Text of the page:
Alain Giraud shopping for potatoes“She has the best smile of the market,” he says laughing when we get to the mandarin stall. “I say that to everybody! I go again for $10. I finish them like that. This is my snack at night.” The smiling citrus farmer hands over a large bag of mandarins that Giraud puts in his basket with the vegetables as he gives her $10.

At the Schaner Farms table Giraud greets Peter Schaner, the owner who is sorting boxes in his truck. “Peter does mostly citrus and small-farm things, he delivers to all the restaurants at the end of the market. (A clipboard lists a who’s who of local restaurants and their orders — so far Ammo, Hungry Cat, Gjelina and Little Door have all placed orders.) Three years ago I bring Peter’s avocados to my mum in France in my suitcase so she has an avocado from California.” He proudly shows me a picture on his iPhone of his mother holding a bowl of dark green avocados.

“The market is more expensive, so we have to be more careful in this economy. We used to spend a lot more at the market, but we have had to cut back. But I want to keep the connection to the market because it’s so important. Next week we are having a booth and we are doing the mini pastries.” These pastries made it on to the Jonathan Gold “99 things to eat before you die” list, and you can tell this pleases Giraud when I congratulate him, but he’s also keen to share credit with his pastry chef Noubar Yessayan. “He works so hard on these and deserves the credit.” As if on cue, we run into Laura Avery (Head of the SMFM) who greets us warmly and tells me, “The best pastries this side of Paris. Come down for the croissants next Wednesday.”

“Next week I have a busy week,” says Giraud. “We are doing Wednesday here at the market and Thursday I am doing the Planned Parenthood event at the civic center. I ask for a blonde sous chef and they give me the blonde from ‘Curb Your Enthusiasm’ [Cheryl Hines].”

‘I never intended to stay’

Giraud arrived in L.A. in 1988 from the South of France by way of New York and was Chef Joachim Splichal’s roommate. Chef Michel Richard had just opened Citrus, and Giraud planned to cook there for a couple of weeks. “Citrus was ahead of its time,” says Giraud, “Using very fresh high-quality ingredients to serve a larger number of guests, it dispelled the notion that volume was associated with bad quality; that was the thought in France at this time. Three hundred and fifty customers a night, 250 at lunch and everything totally fresh and totally innovative, for me it was a revelation and I fell in love with this concept. Richard was a visionary, being one of the first to open the kitchen up to full view of the dining room with the glass wall. So I stayed two weeks and made friends with the guys.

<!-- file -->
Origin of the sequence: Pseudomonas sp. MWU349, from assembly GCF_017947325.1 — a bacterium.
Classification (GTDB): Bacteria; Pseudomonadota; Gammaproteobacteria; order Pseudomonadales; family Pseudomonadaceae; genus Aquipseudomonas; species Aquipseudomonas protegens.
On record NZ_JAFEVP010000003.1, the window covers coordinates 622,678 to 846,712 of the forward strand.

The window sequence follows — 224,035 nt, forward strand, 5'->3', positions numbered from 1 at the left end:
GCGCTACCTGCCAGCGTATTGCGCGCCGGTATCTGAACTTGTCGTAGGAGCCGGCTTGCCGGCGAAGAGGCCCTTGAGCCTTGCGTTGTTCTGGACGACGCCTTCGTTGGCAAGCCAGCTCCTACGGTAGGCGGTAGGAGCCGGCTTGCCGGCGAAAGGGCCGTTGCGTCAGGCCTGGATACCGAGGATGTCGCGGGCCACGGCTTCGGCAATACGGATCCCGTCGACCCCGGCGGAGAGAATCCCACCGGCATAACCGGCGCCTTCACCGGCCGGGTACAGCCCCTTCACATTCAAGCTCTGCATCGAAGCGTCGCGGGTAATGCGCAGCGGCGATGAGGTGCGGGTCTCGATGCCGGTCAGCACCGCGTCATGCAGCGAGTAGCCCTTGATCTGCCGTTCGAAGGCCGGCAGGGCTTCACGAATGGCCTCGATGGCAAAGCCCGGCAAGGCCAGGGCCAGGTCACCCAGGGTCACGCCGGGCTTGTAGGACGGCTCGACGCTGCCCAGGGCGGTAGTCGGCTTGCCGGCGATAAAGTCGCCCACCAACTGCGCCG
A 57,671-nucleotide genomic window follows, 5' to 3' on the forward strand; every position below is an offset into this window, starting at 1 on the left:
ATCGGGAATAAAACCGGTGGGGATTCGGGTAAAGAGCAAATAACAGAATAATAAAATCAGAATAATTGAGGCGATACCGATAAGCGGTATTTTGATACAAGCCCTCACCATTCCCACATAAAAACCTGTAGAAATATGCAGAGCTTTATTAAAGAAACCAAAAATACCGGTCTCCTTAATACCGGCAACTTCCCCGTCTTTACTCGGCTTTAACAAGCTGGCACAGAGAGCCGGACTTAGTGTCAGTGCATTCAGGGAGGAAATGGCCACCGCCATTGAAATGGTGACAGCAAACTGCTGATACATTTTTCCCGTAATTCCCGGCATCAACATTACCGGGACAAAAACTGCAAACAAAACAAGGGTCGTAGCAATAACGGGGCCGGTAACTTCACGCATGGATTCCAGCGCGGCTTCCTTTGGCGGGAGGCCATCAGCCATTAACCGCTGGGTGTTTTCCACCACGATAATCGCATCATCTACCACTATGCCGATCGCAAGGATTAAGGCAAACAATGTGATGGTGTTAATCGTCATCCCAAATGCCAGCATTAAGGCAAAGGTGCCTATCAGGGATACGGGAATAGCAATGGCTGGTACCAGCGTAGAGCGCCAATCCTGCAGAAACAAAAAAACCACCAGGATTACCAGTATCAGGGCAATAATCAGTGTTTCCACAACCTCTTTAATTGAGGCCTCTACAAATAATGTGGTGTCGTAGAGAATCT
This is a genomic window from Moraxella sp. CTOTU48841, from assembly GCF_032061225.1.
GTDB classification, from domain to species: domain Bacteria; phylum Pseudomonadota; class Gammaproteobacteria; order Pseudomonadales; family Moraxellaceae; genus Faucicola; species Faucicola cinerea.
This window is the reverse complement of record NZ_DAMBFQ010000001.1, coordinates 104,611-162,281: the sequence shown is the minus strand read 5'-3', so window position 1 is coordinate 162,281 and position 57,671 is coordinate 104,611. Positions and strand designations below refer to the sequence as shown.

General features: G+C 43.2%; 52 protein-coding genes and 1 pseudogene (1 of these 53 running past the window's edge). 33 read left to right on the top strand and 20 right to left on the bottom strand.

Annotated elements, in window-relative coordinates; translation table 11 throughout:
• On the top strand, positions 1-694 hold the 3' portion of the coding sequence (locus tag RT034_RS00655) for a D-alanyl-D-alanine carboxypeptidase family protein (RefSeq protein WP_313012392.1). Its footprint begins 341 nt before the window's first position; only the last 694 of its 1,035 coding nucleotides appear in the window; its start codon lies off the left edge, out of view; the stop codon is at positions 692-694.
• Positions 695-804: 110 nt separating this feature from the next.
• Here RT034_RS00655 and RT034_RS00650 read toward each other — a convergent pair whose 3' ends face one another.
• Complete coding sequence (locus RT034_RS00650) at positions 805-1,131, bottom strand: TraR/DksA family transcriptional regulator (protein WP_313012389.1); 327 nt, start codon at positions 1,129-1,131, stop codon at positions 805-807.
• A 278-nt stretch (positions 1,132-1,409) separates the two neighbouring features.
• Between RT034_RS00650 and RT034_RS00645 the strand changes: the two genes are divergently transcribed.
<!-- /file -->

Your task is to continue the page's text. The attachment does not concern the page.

“Then Pierre Sauvaget, one of the chefs, got another job and asked me to do him a favor and stay a few more weeks. So I stayed a little while and a few weeks after Michel asked if I wanted to stay. In that same year I met a nice blonde from Lyon called Catherine et voila two years after we were married in 1990. Then we had our babies and started our life here. I spent eight years at Citrus and I was very happy.”

When Citrus closed Giraud opened his first restaurant the Lavande at the Loews Hotel on the beach at Santa Monica. After three years at Lavande, Joe Pytka entered Giraud’s life. They met through carpooling their young children to the Lycee Francais — “Joe in a Bentley, me in my Honda!” Together they would assemble a dream team and open Bastide, which led to four stars and Giraud living his dream, but there was a price to pay.

“Opening Bastide was like dating Ms. Universe.” Giraud says. “You know it’s a dream, but you know a lot of men will look for Ms. Universe too, and I know there was a lot of jealousy around me because I put myself in a position to have all the tools to succeed, but what people don’t know from the outside is that I pay a very high price mentally and physically to do that. It was not like someone signed a check and said I’ll see you in one year. A lot of heartache, screaming and stress. It was very hard. I started the project in 2000 and I left in 2004.